"[T]he judge's function is not... to weigh the evidence and determine the truth of the matter, but to determine whether there is a genuine issue for trial." Id. (quoting Anderson v. Liberty Lobby, Inc., 477 U.S. 242, 249 (1986)). But "the mere existence of a scintilla of evidence in support of the plaintiff's position will be insufficient, " and the plaintiff's proof must be more than "merely colorable." Anderson, 477 U.S. at 249, 252. An issue of fact is "genuine" only if a reasonable jury could find for the plaintiff. Moldowan, 578 F.3d at 374 (citing Matsushita Elec. Indus. Co. v. Zenith Radio Corp ., 475 U.S. 574, 587 (1986)).

I. Motion for Summary Judgment as to Surviving Spouses Who Are Themselves Caterpillar Employees

Caterpillar's current motion for summary judgment on damages first seeks judgment on the claims of individuals who fall within the class definition in this action, but who the Company maintains are not entitled to damages because, although they are surviving spouses of Caterpillar retirees, they are also themselves Caterpillar employees entitled to their own "employee coverage" under the Company's health insurance plan. (Docket No. 387-1.) In plaintiff's response, class counsel assert that they had asked Caterpillar for information about this class of employees, but only obtained the requested details through reading Caterpillar's motion. Having now reviewed the information supplied by the motion, class counsel concede that these individuals are not entitled to relief on the basis of being a surviving spouse of a Caterpillar retiree. Accordingly, class counsel withdraw the claim that these individuals are Kerns class members and all claims for damages or other relief sought on their behalf. (Id.)[2] Any issue related to these individuals is moot.

II. Motion to Strike Damages for Replacement Insurance and Out-of-Pocket Medical Expenses

A. Damages Available Under ERISA

Second, although Caterpillar concedes that individuals who paid premiums to maintain their Caterpillar health insurance are entitled to be reimbursed for costs of those premiums, Caterpillar now seeks summary judgment on the claims of twelve class members who cancelled their Caterpillar insurance because of the imposition of premiums and now seek damages for the cost of obtaining substitute coverage and reimbursement for out-of-pocket healthcare costs that would have been covered if Caterpillar had honored its agreement. Caterpillar characterizes these damages as extra-contractual consequential damages and asks this court to find that these damages cannot be recovered under the LMRA or ERISA. See Simpson v. Ernst & Young, 879 F.Supp. 802, 825 (S.D. Ohio 1994) ("In the context of ERISA, compensatory and punitive damages are often referred to as extra-contractual damages, not being available under the terms of a benefit plan.").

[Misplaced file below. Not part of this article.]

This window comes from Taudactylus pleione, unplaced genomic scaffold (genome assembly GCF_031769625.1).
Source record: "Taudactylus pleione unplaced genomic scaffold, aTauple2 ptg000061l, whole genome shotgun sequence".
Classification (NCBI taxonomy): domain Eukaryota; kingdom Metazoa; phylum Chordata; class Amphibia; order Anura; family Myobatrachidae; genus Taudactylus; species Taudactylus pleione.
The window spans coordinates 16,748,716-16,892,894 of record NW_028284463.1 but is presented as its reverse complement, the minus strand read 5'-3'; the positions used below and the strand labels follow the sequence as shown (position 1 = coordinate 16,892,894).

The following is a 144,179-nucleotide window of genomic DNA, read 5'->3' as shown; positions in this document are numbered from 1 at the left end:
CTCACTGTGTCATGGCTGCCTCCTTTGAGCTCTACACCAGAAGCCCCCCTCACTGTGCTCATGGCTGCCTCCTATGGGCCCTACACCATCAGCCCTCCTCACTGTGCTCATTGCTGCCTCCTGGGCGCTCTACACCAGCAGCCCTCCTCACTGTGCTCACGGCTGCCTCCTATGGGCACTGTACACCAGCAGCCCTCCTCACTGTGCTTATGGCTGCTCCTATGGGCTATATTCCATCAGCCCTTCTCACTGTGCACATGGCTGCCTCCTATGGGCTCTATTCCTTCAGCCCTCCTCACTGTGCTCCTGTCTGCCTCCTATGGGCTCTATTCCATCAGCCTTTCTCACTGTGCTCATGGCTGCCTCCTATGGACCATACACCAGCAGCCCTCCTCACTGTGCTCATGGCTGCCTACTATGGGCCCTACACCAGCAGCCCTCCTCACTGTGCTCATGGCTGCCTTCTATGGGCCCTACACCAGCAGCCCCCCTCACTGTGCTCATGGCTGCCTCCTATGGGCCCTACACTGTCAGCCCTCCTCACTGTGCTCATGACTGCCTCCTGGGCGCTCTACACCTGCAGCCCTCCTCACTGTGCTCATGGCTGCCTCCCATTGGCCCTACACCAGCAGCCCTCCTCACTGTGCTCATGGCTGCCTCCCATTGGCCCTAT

Caterpillar quotes Mass. Mut. Life Ins. Co. v. Russell, 473 U.S. 134 (1985), in which the Supreme Court stated that

the statutory provision explicitly authorizing a beneficiary to bring an action to enforce his rights under the plan- §502(a)(1)(B)... says nothing about the recovery of extra-contractual damages, or about the possible consequences of delay in the plan administrators' processing of a disputed claim. Thus, there really is nothing at all in the statutory text to support the conclusion that such a delay gives rise to a private right of action for compensatory or punitive relief.

Id. at 144. Although the language Caterpillar quotes from Russell discusses the types of damages available under §502(a)(1)(B), the Court's holding in Russell actually related to a different section of ERISA, § 1109(a). The Russell Court only discussed § 502(a)(1)(B) for the purpose of demonstrating that its conclusion about the scope of damages available under § 1109(a) was "buttressed by the absence of any provision for the recovery of extra-contractual damages in § [502(a)(1)(B)][3]...." Int'l. Union UAW Local 91 v. Park-Ohio Indus., Inc., 876 F.2d 894, 1989 WL 63871 at *6 (6th Cir. 1989) (unpublished). The Sixth Circuit explained in its unpublished Park Ohio decision:

Although the Supreme Court expressly limited its opinion to consideration of § 1109(a) and § [502(a)(2)], several circuits have extended the reasoning of Russell to preclude extra-contractual damages in cases brought under other subsections of § [502(a)].... [W]e find Russell controlling and join the other circuits which have held that the language and structure, as well as the legislative history, of § [502] prohibit the allowance of such damages.... Accordingly, we affirm the district court's ...